Progress and Pitfalls in Underrepresented Minority Recruitment

10 Nov

Progress and Pitfalls in Underrepresented Minority Recruitment


Despite nearly a quarter century of diversity initiatives by government agencies, medical schools and other organizations, the percentage of medical students who belong to historically underrepresented racial and ethnic minority (URM) groups has remained fairly uniform, fluctuating from 8.0% to 12.5%/ while representation of these same minority groups—African Americans, Hispanic Americans and Native Americans—in the U.S. population has reached 26% and continues to grow.

The Sullivan Commission on Diversity in the Health Workforce concluded “failure to reverse these trends could place the health of at least one-third of the nation’s citizens at risk.” Furthermore, the Institute of Medicine (IOM) has recommended “institutional and policy level change” aimed at increasing the proportion of URMs among the health professions as part of a multifaceted strategy to reduce racial and ethnic disparities in healthcare.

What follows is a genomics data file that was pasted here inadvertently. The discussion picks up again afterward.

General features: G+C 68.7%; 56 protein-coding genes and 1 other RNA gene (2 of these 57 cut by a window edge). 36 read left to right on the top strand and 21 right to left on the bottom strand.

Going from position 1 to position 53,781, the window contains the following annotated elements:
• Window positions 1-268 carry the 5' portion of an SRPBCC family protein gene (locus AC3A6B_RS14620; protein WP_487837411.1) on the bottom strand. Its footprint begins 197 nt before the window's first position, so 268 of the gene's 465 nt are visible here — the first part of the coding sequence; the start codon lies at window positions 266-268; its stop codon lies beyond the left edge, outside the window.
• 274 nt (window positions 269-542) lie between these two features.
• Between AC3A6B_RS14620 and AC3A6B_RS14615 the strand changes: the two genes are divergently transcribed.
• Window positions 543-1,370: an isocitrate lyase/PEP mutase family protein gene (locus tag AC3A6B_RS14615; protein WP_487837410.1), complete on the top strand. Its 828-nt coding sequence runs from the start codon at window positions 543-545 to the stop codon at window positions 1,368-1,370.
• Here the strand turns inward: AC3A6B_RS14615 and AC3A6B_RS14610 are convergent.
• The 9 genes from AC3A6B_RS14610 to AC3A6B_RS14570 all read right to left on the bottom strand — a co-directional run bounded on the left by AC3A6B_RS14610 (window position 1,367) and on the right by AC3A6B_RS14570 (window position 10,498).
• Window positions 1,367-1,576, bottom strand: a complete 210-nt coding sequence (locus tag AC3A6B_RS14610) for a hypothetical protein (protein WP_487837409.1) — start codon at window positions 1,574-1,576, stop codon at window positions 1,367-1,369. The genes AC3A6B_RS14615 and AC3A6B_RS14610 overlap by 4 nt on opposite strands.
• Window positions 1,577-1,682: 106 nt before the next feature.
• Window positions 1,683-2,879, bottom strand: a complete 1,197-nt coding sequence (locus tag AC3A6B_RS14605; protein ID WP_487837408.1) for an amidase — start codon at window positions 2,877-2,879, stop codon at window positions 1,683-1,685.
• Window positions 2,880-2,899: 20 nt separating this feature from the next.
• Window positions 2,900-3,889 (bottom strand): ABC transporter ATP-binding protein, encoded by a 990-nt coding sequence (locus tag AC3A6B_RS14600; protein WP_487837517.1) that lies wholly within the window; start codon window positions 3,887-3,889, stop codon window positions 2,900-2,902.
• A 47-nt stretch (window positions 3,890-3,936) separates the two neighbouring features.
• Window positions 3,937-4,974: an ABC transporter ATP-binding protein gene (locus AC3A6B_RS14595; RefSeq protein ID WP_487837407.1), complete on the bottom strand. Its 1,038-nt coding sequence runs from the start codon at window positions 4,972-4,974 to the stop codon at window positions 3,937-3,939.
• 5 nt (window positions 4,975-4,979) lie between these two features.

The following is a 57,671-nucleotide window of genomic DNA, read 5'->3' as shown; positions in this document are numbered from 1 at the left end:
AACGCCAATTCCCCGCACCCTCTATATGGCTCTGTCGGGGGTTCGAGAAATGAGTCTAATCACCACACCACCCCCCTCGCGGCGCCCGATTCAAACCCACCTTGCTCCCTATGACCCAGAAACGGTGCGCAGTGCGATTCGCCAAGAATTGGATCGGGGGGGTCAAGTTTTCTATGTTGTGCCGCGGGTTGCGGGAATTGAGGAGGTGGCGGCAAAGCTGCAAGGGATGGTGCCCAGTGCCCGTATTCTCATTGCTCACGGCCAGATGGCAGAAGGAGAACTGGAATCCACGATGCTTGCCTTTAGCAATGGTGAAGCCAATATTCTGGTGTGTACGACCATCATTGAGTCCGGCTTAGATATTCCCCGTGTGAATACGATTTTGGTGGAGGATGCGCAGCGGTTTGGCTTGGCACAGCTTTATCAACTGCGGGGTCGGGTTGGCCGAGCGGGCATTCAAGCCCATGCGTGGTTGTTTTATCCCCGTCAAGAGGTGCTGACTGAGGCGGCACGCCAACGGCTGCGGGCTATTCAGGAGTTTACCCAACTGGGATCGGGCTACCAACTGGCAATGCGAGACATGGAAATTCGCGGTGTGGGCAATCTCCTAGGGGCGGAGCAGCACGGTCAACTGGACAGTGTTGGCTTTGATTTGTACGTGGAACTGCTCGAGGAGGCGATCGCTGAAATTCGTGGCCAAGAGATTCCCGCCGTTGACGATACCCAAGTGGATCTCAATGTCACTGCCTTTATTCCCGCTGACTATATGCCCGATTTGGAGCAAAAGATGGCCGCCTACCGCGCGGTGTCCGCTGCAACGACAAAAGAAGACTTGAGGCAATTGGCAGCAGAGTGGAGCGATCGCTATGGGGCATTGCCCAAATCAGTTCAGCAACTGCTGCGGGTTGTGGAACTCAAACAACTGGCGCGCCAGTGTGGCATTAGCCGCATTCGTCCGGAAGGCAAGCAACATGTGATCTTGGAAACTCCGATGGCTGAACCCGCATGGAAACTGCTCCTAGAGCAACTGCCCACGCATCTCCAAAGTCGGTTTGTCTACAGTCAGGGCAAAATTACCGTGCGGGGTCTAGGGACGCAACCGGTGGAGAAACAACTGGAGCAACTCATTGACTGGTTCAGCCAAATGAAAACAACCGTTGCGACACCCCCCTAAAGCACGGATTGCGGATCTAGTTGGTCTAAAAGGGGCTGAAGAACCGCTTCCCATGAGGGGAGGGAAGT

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Understanding the causes of difficulties in recruitment of URM students has been the focus of much commentary and limited empirical analyses. We contribute to this work through a national survey of medical schools that aims to assess self-reported efforts by the medical schools to recruit URM students, identify barriers which the schools report in recruiting URM students and examine the opinions of administrators regarding their success at URM recruitment. The only other similar survey of which we are aware is the 2004 study by Dinan et. al., commissioned by the Sullivan Task Force. However, they were only able to obtain limited data from most schools, and the focus of their analysis was on the subset of 14 medical schools they identified as having innovative programs aimed at increasing diversity.